The Supreme Court will hand down its judgment in the Scottish independence referendum case next Wednesday. This is the reference brought by the Lord Advocate, Scotland’s most senior law officer, over Nicola Sturgeon’s proposed Scottish Independence Referendum Bill.
Downing Street has refused to grant a re-run of the 2014 referendum, in which Scots voted to remain part of the United Kingdom. Sturgeon has said her government will simply hold a referendum of its own. Going to the Supreme Court is a political move, and presumably reflects Sturgeon’s suspicion that Holyrood holding a referendum in defiance of Westminster is unlawful.
The issues before the justices are threefold. One, whether this is a ‘devolution issue’. If it’s not, it is outside the Court’s jurisdiction. Second, whether the Court ought to exercise its inherent discretion to decline making a ruling. Third, whether Sturgeon’s proposed referendum Bill relates to ‘the Union of the Kingdoms of Scotland and England’ or ‘the Parliament of the United Kingdom’, which are reserved to Westminster under the 1998 Act.
The nuclear outcome would be if the justices decide the referendum Bill falls within Holyrood’s powers. It wouldn’t mean Westminster would have to allow a referendum. MPs could amend the Scotland Act to explicitly reserve these matters to Westminster. Even if Downing Street was prepared to face up to the confrontation that would bring in Scotland, the Court would have struck a grievous blow to the underlying principle of devolution.
Remember that devolution was sold to the electorate on the basis that ‘the Union will be strengthened and the threat of separatism removed’. If Holyrood can unilaterally hold referendums on independence, then devolution has undermined the Union and handed separatists the tools to finish it off.
The Court could also decide there is no case to answer because there is no Bill currently before Holyrood. Or it could say the constitution is reserved and this bars Holyrood from holding independence referendums without a green light from parliament. However, neither of these outcomes would represent a victory. In fact, I would go as far as to say Nicola Sturgeon won the moment the reference went to the Supreme Court.
Devolution was not federalism and was not intended to divide sovereignty between Westminster and Holyrood. It was certainly not set up in order to make it easier for the SNP to dismantle the United Kingdom. So the very fact there is a question mark hanging over these matters is damning. The Tories opposed devolution at the time but have spent the past 12 years alternately expanding it and ignoring the ongoing constitutional crisis it has created.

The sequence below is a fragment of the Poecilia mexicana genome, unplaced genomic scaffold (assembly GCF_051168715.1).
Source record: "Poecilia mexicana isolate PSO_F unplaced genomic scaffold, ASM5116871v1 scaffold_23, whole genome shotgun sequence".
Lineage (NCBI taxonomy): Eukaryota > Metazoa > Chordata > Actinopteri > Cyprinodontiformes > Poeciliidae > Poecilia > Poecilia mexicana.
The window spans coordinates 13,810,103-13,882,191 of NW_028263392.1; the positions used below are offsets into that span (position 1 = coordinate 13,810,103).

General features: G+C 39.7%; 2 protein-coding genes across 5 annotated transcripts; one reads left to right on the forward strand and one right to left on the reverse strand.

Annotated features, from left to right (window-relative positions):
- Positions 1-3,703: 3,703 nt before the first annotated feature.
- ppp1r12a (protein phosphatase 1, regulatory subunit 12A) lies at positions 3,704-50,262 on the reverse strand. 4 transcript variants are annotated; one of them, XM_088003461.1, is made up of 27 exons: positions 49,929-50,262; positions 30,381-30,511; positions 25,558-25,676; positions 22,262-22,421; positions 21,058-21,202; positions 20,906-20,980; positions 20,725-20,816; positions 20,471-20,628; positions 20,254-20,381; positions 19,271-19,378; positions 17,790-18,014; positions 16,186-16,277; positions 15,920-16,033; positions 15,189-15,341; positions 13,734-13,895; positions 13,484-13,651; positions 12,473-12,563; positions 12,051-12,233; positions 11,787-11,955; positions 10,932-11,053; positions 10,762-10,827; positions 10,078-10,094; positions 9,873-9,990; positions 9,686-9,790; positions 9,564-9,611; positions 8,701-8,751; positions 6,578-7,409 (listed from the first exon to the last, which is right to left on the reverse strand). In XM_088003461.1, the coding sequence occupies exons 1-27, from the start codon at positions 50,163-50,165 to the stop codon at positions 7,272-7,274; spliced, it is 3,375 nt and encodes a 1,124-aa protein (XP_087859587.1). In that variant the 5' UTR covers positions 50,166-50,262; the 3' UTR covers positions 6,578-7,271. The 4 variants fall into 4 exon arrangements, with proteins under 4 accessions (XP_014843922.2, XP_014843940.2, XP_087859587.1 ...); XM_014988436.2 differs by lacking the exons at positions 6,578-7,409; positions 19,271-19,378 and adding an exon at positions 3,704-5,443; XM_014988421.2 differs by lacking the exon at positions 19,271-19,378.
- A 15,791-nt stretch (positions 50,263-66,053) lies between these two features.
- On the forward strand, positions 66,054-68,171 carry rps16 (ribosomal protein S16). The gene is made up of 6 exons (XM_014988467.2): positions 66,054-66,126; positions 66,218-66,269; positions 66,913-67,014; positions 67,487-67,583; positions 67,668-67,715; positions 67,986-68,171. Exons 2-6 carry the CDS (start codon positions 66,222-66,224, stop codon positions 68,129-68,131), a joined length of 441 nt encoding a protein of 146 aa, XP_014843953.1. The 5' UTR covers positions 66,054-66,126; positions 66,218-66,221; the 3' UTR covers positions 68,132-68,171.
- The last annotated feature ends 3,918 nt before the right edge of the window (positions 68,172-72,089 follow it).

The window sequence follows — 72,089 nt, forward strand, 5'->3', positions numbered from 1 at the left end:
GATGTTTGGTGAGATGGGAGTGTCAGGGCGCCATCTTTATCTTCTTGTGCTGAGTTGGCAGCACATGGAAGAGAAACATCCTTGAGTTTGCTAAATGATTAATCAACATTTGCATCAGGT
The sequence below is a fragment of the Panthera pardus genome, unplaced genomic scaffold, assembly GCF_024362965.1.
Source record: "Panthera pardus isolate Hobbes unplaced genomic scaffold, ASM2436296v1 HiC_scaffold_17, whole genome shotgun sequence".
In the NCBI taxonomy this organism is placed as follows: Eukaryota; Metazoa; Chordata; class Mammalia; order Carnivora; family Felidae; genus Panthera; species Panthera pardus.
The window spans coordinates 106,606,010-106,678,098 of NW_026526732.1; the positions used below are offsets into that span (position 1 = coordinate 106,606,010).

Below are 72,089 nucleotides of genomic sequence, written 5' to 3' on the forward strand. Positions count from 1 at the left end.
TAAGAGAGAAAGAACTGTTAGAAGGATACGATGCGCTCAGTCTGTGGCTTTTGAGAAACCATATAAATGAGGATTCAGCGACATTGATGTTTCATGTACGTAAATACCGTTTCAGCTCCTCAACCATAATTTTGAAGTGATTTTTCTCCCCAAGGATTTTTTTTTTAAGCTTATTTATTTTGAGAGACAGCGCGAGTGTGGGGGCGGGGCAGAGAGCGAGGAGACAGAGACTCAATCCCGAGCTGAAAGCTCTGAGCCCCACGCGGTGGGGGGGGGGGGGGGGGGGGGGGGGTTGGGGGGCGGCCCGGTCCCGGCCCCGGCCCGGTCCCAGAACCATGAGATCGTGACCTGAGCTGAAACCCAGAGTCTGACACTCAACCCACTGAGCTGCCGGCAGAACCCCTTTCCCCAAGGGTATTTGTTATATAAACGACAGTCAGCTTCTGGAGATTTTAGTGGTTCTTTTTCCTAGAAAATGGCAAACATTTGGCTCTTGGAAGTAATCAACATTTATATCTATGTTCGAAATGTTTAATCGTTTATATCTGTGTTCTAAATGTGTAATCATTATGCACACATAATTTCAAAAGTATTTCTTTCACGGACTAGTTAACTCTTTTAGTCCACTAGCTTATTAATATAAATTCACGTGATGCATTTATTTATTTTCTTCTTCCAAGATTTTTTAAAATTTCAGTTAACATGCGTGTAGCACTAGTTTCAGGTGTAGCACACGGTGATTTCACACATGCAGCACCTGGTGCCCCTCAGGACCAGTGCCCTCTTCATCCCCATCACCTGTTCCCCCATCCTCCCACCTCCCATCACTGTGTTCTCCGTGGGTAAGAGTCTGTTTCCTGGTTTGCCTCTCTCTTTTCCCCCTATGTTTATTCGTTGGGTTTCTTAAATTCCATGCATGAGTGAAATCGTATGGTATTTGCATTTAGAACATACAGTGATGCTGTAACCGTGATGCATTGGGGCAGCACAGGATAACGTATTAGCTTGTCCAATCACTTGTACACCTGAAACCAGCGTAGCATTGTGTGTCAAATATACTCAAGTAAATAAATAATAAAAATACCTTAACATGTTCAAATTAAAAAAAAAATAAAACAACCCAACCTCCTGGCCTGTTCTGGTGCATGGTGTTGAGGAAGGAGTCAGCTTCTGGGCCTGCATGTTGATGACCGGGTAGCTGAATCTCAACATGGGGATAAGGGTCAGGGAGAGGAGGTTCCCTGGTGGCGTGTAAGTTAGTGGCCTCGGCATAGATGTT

There is no will for reform. No urgency over a Scottish government that behaves as though already independent, including by operating its own foreign policy. No clue what to do other than adopt the SNP’s own once-in-a-generation test and hope no one notices when a generation has passed. This neglect of Scotland mirrors the neglect of Northern Ireland. In both cases, it seems like ministers proceed from the view that these are political problems to be avoided or, at worst, managed, rather than integral parts of the United Kingdom.
It is not a charge I level lightly because it is so often made by nationalists and other demagogues but I’m afraid it’s the conclusion I’ve come to. There is a patriotism deficit at the heart of Downing Street and Whitehall. Not every minister, not every special adviser, not every civil servant, but altogether too many of them, regard the potential dissolution of the United Kingdom not with existential dread or reinvigorating determination but with the minor frustration you might feel at the closure of your local post office.
Whatever the Supreme Court decides next week, the SNP has already won this battle because, in engineering it, the nationalists again demonstrated just how weak and neglectful this government is of the constitutional sovereignty and territorial integrity of the UK. The conflict between Nicola Sturgeon and Rishi Sunak, between the Scottish government and the UK government, is a battle of individual wills but, above all, a battle of national wills.
I can’t tell you who will be the eventual winner. I can only tell you this: one side believes in its cause and the other doesn’t have one.